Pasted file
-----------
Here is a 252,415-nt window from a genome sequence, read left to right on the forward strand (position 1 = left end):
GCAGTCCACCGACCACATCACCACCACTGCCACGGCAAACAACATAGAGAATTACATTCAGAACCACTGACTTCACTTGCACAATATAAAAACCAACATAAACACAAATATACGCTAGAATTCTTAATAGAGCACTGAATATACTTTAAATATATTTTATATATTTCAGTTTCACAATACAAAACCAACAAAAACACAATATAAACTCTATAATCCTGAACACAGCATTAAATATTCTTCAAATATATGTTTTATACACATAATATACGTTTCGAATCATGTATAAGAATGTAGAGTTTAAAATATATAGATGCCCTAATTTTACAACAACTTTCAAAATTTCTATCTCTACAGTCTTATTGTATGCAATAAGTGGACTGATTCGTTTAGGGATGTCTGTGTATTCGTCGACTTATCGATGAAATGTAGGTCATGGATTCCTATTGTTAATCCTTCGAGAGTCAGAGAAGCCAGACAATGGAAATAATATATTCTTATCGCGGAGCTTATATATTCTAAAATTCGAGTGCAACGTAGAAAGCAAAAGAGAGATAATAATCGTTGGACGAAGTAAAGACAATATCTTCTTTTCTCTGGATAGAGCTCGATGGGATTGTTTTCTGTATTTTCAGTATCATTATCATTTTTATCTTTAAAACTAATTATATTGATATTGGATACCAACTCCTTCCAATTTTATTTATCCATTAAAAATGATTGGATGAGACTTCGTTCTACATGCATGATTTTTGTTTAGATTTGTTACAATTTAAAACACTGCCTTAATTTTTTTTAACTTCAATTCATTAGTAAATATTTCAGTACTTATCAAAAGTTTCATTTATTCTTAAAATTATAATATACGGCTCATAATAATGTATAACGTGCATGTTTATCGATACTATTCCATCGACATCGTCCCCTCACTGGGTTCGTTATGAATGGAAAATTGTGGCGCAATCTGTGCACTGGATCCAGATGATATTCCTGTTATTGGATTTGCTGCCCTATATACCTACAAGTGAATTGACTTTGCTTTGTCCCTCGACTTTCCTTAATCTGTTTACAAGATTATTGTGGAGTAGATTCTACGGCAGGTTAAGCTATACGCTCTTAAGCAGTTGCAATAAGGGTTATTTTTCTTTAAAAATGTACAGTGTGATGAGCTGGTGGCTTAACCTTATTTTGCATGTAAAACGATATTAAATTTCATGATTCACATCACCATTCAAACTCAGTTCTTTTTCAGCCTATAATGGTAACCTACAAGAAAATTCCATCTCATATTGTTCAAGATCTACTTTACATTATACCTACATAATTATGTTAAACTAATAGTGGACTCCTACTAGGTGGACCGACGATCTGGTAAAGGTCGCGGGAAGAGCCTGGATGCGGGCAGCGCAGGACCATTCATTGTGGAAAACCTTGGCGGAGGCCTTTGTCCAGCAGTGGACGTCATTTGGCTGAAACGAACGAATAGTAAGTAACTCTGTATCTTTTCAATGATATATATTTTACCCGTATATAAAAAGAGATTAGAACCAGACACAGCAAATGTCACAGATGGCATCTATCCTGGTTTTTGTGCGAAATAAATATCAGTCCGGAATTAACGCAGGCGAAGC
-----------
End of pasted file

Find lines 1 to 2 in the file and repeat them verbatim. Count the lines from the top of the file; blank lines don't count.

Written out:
Here is a 252,415-nt window from a genome sequence, read left to right on the forward strand (position 1 = left end):
GCAGTCCACCGACCACATCACCACCACTGCCACGGCAAACAACATAGAGAATTACATTCAGAACCACTGACTTCACTTGCACAATATAAAAACCAACATAAACACAAATATACGCTAGAATTCTTAATAGAGCACTGAATATACTTTAAATATATTTTATATATTTCAGTTTCACAATACAAAACCAACAAAAACACAATATAAACTCTATAATCCTGAACACAGCATTAAATATTCTTCAAATATATGTTTTATACACATAATATACGTTTCGAATCATGTATAAGAATGTAGAGTTTAAAATATATAGATGCCCTAATTTTACAACAACTTTCAAAATTTCTATCTCTACAGTCTTATTGTATGCAATAAGTGGACTGATTCGTTTAGGGATGTCTGTGTATTCGTCGACTTATCGATGAAATGTAGGTCATGGATTCCTATTGTTAATCCTTCGAGAGTCAGAGAAGCCAGACAATGGAAATAATATATTCTTATCGCGGAGCTTATATATTCTAAAATTCGAGTGCAACGTAGAAAGCAAAAGAGAGATAATAATCGTTGGACGAAGTAAAGACAATATCTTCTTTTCTCTGGATAGAGCTCGATGGGATTGTTTTCTGTATTTTCAGTATCATTATCATTTTTATCTTTAAAACTAATTATATTGATATTGGATACCAACTCCTTCCAATTTTATTTATCCATTAAAAATGATTGGATGAGACTTCGTTCTACATGCATGATTTTTGTTTAGATTTGTTACAATTTAAAACACTGCCTTAATTTTTTTTAACTTCAATTCATTAGTAAATATTTCAGTACTTATCAAAAGTTTCATTTATTCTTAAAATTATAATATACGGCTCATAATAATGTATAACGTGCATGTTTATCGATACTATTCCATCGACATCGTCCCCTCACTGGGTTCGTTATGAATGGAAAATTGTGGCGCAATCTGTGCACTGGATCCAGATGATATTCCTGTTATTGGATTTGCTGCCCTATATACCTACAAGTGAATTGACTTTGCTTTGTCCCTCGACTTTCCTTAATCTGTTTACAAGATTATTGTGGAGTAGATTCTACGGCAGGTTAAGCTATACGCTCTTAAGCAGTTGCAATAAGGGTTATTTTTCTTTAAAAATGTACAGTGTGATGAGCTGGTGGCTTAACCTTATTTTGCATGTAAAACGATATTAAATTTCATGATTCACATCACCATTCAAACTCAGTTCTTTTTCAGCCTATAATGGTAACCTACAAGAAAATTCCATCTCATATTGTTCAAGATCTACTTTACATTATACCTACATAATTATGTTAAACTAATAGTGGACTCCTACTAGGTGGACCGACGATCTGGTAAAGGTCGCGGGAAGAGCCTGGATGCGGGCAGCGCAGGACCATTCATTGTGGAAAACCTTGGCGGAGGCCTTTGTCCAGCAGTGGACGTCATTTGGCTGAAACGAACGAATAGTAAGTAACTCTGTATCTTTTCAATGATATATATTTTACCCGTATATAAAAAGAGATTAGAACCAGACACAGCAAATGTCACAGATGGCATCTATCCTGGTTTTTGTGCGAAATAAATATCAGTCCGGAATTAACGCAGGCGAAGC